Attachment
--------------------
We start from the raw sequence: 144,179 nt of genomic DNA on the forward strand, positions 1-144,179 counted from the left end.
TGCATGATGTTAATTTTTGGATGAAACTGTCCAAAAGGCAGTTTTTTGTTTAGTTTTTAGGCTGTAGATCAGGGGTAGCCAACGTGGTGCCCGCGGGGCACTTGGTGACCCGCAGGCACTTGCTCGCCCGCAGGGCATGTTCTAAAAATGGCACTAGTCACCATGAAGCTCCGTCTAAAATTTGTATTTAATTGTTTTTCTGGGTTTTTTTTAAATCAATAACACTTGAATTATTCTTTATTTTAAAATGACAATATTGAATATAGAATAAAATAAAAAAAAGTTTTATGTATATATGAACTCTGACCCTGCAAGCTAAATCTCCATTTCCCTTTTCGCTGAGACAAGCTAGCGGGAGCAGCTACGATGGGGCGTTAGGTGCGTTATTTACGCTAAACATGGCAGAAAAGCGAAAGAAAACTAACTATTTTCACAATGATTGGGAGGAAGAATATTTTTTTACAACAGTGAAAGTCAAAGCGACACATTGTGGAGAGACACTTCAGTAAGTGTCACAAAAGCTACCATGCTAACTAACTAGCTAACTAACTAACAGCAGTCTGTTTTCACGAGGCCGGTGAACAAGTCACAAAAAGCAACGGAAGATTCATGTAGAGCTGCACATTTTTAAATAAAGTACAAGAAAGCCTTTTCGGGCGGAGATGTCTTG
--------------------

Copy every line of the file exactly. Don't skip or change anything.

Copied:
We start from the raw sequence: 144,179 nt of genomic DNA on the forward strand, positions 1-144,179 counted from the left end.
TGCATGATGTTAATTTTTGGATGAAACTGTCCAAAAGGCAGTTTTTTGTTTAGTTTTTAGGCTGTAGATCAGGGGTAGCCAACGTGGTGCCCGCGGGGCACTTGGTGACCCGCAGGCACTTGCTCGCCCGCAGGGCATGTTCTAAAAATGGCACTAGTCACCATGAAGCTCCGTCTAAAATTTGTATTTAATTGTTTTTCTGGGTTTTTTTTAAATCAATAACACTTGAATTATTCTTTATTTTAAAATGACAATATTGAATATAGAATAAAATAAAAAAAAGTTTTATGTATATATGAACTCTGACCCTGCAAGCTAAATCTCCATTTCCCTTTTCGCTGAGACAAGCTAGCGGGAGCAGCTACGATGGGGCGTTAGGTGCGTTATTTACGCTAAACATGGCAGAAAAGCGAAAGAAAACTAACTATTTTCACAATGATTGGGAGGAAGAATATTTTTTTACAACAGTGAAAGTCAAAGCGACACATTGTGGAGAGACACTTCAGTAAGTGTCACAAAAGCTACCATGCTAACTAACTAGCTAACTAACTAACAGCAGTCTGTTTTCACGAGGCCGGTGAACAAGTCACAAAAAGCAACGGAAGATTCATGTAGAGCTGCACATTTTTAAATAAAGTACAAGAAAGCCTTTTCGGGCGGAGATGTCTTG